• Open Access

Darifenacin treatment for overactive bladder in patients who expressed dissatisfaction with prior extended-release antimuscarinic therapy


  • Disclosures
    Norman Zinner has acted as a consultant and/or speaker or conducted research for Allergan, Astellas, Eli Lilly, Esprit, GlaxoSmithKline, Indevus, Novartis, Pfizer and Watson. Kathleen C. Kobashi has acted as a consultant and/or speaker or conducted research for Novartis, Astellas and Coloplast. Ursula Ebinger and Andrea Viegas are employees of, and own shares in, Novartis Pharmaceuticals Corporation, East Hanover, NJ, USA. Mathias Egermark and Erhard Quebe-Fehling are employees of, and own shares in, Novartis Pharma AG, Basel, Switzerland. Pat Koochaki is an employee of Procter and Gamble Pharmaceuticals Corporation, Cincinnati, OH, USA.

  • Study registered at:
    http://www.clinicaltrials.gov (reference NCT00366002).

  • Re-use of this article is permitted in accordance with the Creative Commons Deed, Attribution 2.5, which does not permit commercial exploitation.

Dr N. Zinner,
Western Clinical Research, 23441 Madison Street, Suite 140, Torrance, CA 90505, USA
Tel.: + 1 310 373 9452
Fax: + 1 310 378 0342
Email: wewedoc@aol.com


Introduction and objective:  Patient perception of overactive bladder (OAB) treatment outcomes can be a useful indicator of benefit and may help drive persistence on treatment, which is known to be poor in OAB. It remains unclear whether OAB patients dissatisfied with one antimuscarinic can achieve satisfaction with another and supporting data are limited. This study investigated patient-reported outcomes and clinical parameters during darifenacin treatment in OAB patients who expressed dissatisfaction with prior extended-release (ER) oxybutynin or tolterodine therapy (administered for ≥ 1 week within the past year).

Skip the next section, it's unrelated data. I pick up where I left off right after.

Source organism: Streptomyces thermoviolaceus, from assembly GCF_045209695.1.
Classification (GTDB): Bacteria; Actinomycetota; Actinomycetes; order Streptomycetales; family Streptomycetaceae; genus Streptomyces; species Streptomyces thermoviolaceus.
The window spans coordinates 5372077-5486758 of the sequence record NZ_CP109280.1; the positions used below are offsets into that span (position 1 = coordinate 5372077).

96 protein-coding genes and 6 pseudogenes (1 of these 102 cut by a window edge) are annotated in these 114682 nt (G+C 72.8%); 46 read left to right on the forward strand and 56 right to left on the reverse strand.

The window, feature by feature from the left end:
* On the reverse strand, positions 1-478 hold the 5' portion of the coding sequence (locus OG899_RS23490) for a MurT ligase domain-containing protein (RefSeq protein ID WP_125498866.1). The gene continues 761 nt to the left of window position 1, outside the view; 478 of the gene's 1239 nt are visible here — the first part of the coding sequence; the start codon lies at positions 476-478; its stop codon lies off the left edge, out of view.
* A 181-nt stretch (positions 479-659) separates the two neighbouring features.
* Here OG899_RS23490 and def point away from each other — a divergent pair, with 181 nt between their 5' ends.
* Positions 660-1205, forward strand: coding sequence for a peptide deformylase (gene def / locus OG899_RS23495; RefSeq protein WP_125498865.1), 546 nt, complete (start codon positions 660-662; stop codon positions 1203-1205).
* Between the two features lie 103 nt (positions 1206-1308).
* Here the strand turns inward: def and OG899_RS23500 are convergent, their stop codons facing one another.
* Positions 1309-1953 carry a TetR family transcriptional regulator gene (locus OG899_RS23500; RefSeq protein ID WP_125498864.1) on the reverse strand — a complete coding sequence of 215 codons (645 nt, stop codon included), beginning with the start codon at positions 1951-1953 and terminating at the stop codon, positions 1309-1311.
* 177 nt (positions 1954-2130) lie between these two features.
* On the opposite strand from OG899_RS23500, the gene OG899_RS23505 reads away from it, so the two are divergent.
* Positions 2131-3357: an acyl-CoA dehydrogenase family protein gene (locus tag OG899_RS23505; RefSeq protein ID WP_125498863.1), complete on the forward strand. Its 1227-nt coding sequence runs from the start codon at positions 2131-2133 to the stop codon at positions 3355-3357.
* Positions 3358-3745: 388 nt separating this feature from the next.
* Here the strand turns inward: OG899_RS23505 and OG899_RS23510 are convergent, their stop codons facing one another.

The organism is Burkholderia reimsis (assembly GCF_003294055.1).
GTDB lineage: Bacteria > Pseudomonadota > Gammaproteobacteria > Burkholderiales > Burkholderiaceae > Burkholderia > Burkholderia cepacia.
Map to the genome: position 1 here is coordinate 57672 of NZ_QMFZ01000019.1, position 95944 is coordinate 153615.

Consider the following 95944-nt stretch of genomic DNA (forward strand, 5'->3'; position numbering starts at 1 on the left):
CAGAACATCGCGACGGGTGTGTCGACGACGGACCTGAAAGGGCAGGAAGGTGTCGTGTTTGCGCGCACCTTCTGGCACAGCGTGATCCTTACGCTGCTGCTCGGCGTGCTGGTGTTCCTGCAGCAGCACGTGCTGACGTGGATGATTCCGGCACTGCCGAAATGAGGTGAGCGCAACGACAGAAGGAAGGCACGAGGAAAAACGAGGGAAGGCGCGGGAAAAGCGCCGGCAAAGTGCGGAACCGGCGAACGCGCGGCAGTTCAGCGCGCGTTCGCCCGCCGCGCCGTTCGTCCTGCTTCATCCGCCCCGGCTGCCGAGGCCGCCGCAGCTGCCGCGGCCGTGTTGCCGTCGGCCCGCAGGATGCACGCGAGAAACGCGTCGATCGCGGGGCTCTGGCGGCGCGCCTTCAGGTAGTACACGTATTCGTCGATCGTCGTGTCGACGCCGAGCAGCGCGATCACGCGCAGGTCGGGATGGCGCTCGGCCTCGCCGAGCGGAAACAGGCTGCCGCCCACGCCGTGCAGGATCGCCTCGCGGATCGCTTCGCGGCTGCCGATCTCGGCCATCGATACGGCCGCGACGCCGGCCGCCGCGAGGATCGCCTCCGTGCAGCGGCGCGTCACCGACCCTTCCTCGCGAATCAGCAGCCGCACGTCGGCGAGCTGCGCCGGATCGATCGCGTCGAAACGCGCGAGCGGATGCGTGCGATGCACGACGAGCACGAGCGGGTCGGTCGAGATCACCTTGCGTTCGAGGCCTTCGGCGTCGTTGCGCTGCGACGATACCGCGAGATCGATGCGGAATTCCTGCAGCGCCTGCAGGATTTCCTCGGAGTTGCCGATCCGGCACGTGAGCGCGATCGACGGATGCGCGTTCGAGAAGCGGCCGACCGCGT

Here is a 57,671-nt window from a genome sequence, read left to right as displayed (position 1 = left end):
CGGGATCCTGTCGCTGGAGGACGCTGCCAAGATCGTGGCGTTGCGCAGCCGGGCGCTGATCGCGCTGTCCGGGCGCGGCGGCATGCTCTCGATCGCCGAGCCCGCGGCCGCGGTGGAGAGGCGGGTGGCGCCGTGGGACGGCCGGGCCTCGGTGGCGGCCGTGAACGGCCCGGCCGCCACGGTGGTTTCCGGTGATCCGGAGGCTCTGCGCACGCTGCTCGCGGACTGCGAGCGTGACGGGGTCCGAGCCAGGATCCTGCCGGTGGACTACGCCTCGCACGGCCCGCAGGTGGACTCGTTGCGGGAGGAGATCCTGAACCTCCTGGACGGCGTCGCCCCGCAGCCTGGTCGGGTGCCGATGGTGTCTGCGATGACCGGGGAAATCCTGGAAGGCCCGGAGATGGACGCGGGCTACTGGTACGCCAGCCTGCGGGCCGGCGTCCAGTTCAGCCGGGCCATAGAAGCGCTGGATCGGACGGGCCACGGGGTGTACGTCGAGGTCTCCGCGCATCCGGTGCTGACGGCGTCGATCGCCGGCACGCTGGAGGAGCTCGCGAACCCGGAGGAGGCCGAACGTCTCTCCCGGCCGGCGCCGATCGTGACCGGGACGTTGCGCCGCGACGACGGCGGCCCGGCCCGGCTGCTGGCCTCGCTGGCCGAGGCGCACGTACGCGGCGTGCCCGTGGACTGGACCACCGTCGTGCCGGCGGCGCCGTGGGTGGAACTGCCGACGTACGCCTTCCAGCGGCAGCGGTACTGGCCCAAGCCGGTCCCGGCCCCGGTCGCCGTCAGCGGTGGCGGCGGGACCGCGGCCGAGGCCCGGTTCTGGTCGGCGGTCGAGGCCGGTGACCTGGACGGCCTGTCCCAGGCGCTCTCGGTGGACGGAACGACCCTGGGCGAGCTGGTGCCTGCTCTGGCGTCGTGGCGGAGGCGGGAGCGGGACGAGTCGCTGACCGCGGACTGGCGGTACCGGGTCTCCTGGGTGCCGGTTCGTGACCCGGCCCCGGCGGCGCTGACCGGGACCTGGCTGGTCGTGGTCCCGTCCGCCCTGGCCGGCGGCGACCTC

Methods:  This open-label study was conducted in darifenacin-naïve OAB patients. Patients received 7.5 mg darifenacin once daily with the possibility of up-titrating to 15 mg after 2 weeks, for up to 12 weeks. Efficacy parameters included the Patient’s Perception of Bladder Condition (PPBC), patient satisfaction with treatment, micturition frequency and number of urgency and urge urinary incontinence (UUI) episodes. Adverse events (AEs) were also recorded.

Results:  In total, 497 patients were treated (84.1% women). Darifenacin treatment resulted in statistically significant improvements in PPBC scores, micturition frequency, urgency and UUI episodes from baseline at 12 weeks. The improvements were similar for patients previously treated with oxybutynin ER or tolterodine ER. More than 85% of patients expressed satisfaction with darifenacin. As noted in other studies, the most common AEs were dry mouth and constipation, but these infrequently resulted in treatment discontinuation, which was low overall.

Conclusions:  In this study, PPBC score and OAB symptoms were significantly improved, and satisfaction was high during treatment with darifenacin (7.5/15 mg) in patients who were dissatisfied with the previous antimuscarinic treatment.